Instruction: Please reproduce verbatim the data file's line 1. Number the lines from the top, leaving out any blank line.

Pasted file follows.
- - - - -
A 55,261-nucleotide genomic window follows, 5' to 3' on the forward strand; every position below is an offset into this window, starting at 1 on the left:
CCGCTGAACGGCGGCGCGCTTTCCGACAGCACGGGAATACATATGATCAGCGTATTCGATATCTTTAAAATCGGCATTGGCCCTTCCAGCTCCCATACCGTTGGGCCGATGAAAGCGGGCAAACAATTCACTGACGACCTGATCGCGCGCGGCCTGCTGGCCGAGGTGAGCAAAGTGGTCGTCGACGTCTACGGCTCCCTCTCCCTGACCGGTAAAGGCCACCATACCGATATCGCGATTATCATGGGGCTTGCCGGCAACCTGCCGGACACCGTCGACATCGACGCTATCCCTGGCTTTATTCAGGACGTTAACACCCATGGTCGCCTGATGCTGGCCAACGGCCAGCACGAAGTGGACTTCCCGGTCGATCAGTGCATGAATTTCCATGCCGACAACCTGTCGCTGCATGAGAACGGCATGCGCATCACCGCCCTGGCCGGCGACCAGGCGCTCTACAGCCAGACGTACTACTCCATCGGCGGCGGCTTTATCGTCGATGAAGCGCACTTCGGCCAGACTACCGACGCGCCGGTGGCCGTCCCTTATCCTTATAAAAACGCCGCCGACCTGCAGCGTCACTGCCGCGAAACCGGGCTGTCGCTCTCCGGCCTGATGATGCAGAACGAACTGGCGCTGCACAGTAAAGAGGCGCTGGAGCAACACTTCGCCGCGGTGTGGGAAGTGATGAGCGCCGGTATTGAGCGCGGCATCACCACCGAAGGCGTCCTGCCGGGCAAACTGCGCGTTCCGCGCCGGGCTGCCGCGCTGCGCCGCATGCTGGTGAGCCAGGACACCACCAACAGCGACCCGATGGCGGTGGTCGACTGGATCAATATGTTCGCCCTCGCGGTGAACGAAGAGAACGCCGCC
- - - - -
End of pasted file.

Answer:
A 55,261-nucleotide genomic window follows, 5' to 3' on the forward strand; every position below is an offset into this window, starting at 1 on the left: